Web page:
Have you ever wondered what hormone is responsible for your mood and feelings? Serotonin is the key hormone that stabilizes our mood, feelings of well-being, and happiness. This hormone impacts your entire body. It enables brain cells and other nervous system cells to communicate with each other. Serotonin also helps with sleeping, eating, and digestion. However, if the brain has too little serotonin, it may lead to depression. If the brain has too much serotonin, it can lead to excessive nerve cell activity. It also helps reduce depression, regulate anxiety, and maintain bone health.
How Does Your Body Use Serotonin?
Your body uses serotonin in various ways:
How Does Serotonin Impact Your Mental Health?
Serotonin helps regulate your mood naturally. When your serotonin levels are at a normal level, you should feel more focused, emotionally stable, happier, and calmer.
What Problems are Associated with Low Levels of Serotonin?
Low levels of serotonin are often associated with many behavioral and emotional disorders. Studies have shown that low levels of serotonin can lead to depression, anxiety, suicidal behavior, and obsessive-compulsive disorder. If you are experiencing any of these thoughts or feelings, consult a health care professional immediately. The sooner treatment starts, the faster you’ll see improvements.
What Problems are Associated with High Levels of Serotonin?
Serotonin syndrome can occur when you take medications that increase serotonin action leading to side effects. Too much serotonin can cause mild symptoms such as shivering, heavy sweating, confusion, restlessness, headaches, high blood pressure, twitching muscles, and diarrhea. More severe symptoms include high fever, unconsciousness, seizures, or irregular heartbeat. Serotonin syndrome can happen to anyone, but some people may be at higher risk. You are at a higher risk if you increased the dose of medication that is known to raise serotonin levels or take more than one drug known to increase serotonin. You may also be at risk if you take herbal supplements or an illicit drug known to increase serotonin levels.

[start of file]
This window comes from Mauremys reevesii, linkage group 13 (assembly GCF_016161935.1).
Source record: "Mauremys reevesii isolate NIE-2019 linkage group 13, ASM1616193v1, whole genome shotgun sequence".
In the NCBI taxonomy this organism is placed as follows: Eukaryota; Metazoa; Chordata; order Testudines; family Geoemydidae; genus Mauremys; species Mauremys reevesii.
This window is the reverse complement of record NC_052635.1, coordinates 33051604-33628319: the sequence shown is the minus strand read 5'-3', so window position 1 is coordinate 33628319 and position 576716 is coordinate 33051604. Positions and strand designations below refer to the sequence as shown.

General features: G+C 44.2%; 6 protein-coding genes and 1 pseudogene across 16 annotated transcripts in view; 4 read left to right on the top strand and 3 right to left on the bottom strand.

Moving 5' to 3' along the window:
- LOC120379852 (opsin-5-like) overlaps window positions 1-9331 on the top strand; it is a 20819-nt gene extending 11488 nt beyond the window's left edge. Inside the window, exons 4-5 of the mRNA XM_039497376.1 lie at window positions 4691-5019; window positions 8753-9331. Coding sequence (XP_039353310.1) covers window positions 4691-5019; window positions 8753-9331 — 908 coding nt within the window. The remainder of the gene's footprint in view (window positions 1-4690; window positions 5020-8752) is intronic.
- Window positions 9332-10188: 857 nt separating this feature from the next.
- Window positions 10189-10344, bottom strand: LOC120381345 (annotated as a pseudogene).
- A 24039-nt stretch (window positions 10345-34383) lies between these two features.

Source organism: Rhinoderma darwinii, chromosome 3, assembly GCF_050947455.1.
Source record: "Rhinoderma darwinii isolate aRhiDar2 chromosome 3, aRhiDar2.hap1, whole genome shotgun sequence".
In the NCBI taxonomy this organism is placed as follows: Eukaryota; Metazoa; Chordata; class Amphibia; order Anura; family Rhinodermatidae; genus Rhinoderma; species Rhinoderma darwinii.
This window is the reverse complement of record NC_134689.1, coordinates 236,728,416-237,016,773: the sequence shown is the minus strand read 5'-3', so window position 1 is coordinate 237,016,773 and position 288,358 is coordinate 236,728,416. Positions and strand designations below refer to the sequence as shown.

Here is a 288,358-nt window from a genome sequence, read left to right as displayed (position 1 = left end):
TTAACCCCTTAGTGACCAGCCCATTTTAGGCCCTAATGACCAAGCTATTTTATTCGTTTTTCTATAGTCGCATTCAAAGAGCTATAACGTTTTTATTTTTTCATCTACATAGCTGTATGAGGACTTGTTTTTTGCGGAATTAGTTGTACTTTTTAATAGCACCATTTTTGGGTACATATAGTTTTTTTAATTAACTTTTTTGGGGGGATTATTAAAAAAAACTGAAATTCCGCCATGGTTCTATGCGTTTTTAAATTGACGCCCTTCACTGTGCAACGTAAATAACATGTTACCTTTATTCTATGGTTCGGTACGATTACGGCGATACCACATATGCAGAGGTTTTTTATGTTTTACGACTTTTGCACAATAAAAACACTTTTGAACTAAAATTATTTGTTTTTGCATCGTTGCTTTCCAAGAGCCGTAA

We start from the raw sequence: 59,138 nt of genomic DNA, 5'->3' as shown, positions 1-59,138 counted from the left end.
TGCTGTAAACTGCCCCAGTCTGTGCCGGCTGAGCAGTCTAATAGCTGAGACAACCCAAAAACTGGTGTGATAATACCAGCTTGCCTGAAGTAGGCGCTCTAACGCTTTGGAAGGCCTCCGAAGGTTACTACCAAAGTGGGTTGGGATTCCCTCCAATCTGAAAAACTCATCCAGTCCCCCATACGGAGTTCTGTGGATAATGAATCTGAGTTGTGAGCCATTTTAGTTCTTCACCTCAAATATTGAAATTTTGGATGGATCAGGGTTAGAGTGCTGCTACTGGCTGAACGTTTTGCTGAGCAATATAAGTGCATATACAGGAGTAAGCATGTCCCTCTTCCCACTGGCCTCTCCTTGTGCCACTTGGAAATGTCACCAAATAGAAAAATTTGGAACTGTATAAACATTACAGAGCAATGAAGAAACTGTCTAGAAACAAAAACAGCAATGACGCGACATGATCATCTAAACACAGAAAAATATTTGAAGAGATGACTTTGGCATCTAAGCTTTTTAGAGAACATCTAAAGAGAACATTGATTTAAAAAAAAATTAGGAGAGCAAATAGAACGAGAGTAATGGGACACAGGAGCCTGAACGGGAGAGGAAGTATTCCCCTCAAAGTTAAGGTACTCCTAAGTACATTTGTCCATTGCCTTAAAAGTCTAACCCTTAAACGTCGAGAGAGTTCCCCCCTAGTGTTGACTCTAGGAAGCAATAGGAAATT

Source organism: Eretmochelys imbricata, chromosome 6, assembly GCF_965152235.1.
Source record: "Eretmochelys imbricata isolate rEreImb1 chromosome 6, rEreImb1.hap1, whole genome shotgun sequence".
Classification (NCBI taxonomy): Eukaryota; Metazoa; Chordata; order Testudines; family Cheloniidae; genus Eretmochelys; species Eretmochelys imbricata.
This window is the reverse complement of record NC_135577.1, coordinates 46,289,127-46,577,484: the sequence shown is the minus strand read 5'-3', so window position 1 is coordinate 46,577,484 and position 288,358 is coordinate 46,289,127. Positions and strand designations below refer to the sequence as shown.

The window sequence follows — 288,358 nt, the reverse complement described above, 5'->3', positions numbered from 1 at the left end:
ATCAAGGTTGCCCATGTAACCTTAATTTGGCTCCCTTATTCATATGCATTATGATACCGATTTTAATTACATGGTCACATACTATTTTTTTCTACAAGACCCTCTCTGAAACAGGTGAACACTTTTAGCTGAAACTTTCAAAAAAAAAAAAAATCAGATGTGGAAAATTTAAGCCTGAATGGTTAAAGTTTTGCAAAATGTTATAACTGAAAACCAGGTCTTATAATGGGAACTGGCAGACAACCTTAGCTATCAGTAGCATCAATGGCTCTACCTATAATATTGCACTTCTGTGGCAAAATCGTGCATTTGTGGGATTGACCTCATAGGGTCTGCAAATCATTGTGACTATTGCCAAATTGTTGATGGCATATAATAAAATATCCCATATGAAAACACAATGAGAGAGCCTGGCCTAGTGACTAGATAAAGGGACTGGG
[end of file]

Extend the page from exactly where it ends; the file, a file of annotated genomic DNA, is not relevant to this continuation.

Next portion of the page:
Questions to Ask Your Healthcare Team
If you suspect that your serotonin levels are too high or low, the first step is to speak with a health care professional. Consider asking your doctor:
The Hormone Health Network is the public education affiliate of the Endocrine Society dedicated to helping both patients and doctors find information on the prevention, treatment and cure of hormone-related conditions.
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